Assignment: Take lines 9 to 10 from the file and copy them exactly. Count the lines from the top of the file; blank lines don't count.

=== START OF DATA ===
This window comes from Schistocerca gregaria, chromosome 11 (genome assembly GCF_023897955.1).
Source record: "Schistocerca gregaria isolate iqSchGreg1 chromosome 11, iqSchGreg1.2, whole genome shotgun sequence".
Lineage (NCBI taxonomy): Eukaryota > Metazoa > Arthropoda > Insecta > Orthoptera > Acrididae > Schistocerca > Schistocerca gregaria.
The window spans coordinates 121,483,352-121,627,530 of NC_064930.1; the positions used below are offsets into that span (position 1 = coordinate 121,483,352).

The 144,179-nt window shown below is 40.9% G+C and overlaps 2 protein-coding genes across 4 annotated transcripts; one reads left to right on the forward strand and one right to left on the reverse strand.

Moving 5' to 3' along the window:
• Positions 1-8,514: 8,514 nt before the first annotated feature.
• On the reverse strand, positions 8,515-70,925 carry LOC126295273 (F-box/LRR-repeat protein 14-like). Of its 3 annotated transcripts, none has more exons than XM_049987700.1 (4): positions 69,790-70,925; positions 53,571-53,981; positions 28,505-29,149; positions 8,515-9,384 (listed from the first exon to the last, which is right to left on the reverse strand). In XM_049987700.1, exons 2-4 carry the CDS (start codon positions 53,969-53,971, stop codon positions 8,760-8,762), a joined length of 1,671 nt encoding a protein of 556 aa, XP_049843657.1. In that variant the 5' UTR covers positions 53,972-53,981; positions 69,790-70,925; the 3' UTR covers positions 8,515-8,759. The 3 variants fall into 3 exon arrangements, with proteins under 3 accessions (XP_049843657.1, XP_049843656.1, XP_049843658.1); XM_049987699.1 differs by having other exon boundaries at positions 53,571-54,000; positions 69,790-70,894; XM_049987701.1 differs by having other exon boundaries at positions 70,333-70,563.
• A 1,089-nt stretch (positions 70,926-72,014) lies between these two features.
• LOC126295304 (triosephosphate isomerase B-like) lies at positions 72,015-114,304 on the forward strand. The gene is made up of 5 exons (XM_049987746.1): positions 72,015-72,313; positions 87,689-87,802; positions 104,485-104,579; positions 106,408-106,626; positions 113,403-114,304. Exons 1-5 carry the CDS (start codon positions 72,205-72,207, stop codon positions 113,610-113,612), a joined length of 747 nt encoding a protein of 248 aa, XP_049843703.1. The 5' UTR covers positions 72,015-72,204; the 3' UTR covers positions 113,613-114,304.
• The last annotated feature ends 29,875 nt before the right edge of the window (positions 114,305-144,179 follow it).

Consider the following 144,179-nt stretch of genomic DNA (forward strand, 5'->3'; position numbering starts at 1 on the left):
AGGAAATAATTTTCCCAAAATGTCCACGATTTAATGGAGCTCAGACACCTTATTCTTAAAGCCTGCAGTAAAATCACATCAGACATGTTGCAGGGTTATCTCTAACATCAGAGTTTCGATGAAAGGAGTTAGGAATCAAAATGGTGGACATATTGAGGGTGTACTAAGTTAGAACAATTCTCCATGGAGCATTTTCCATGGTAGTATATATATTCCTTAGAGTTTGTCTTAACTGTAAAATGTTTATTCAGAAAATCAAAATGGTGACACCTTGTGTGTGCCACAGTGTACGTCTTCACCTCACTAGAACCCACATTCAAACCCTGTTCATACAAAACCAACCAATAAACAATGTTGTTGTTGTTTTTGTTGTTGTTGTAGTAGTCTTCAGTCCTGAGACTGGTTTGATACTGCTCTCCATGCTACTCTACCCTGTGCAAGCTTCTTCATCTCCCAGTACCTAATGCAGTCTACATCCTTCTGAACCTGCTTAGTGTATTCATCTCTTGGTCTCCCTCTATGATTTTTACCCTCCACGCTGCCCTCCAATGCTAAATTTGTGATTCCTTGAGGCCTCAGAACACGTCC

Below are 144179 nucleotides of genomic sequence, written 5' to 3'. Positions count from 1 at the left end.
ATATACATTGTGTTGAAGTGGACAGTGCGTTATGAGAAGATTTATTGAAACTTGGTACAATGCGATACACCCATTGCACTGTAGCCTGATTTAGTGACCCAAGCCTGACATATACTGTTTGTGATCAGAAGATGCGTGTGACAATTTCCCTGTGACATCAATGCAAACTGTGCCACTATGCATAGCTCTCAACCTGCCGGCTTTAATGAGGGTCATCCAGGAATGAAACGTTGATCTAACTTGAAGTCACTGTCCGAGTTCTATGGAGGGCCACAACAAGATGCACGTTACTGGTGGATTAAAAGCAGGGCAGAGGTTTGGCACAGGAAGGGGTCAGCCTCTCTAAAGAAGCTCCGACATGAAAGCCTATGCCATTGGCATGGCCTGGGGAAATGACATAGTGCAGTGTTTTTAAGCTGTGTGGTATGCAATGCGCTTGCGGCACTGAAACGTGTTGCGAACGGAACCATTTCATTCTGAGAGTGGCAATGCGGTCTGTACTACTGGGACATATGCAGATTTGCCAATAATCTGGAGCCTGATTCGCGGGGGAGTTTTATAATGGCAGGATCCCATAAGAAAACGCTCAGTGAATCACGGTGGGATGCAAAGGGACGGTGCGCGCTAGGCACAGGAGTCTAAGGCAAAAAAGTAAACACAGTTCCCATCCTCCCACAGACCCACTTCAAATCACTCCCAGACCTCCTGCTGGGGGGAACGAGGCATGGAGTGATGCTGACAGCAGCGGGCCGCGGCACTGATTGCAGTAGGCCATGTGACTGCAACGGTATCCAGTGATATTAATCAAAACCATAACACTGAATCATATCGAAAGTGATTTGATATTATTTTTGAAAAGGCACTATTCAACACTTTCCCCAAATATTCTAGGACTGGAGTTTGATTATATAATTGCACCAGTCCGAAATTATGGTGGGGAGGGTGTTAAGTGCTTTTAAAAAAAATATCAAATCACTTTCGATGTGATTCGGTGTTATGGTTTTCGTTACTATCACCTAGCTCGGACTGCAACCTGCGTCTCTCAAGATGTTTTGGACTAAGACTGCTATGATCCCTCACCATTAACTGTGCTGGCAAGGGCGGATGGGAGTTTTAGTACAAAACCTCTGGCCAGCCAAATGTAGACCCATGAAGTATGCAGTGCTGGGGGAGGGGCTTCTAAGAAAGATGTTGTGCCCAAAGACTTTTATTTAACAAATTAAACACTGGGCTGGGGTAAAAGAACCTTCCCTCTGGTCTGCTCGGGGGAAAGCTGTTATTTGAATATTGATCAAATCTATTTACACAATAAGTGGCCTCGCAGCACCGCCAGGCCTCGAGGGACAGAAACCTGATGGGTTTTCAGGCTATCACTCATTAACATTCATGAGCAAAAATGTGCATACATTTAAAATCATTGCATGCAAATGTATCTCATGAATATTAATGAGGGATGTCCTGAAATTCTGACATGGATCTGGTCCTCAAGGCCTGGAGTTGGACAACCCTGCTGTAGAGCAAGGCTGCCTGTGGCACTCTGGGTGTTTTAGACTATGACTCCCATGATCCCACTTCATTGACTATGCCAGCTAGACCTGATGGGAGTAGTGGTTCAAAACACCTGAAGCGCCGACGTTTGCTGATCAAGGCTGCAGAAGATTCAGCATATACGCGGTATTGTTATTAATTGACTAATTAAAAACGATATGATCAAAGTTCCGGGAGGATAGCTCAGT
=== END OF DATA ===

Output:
• A 1,089-nt stretch (positions 70,926-72,014) lies between these two features.
• LOC126295304 (triosephosphate isomerase B-like) lies at positions 72,015-114,304 on the forward strand. The gene is made up of 5 exons (XM_049987746.1): positions 72,015-72,313; positions 87,689-87,802; positions 104,485-104,579; positions 106,408-106,626; positions 113,403-114,304. Exons 1-5 carry the CDS (start codon positions 72,205-72,207, stop codon positions 113,610-113,612), a joined length of 747 nt encoding a protein of 248 aa, XP_049843703.1. The 5' UTR covers positions 72,015-72,204; the 3' UTR covers positions 113,613-114,304.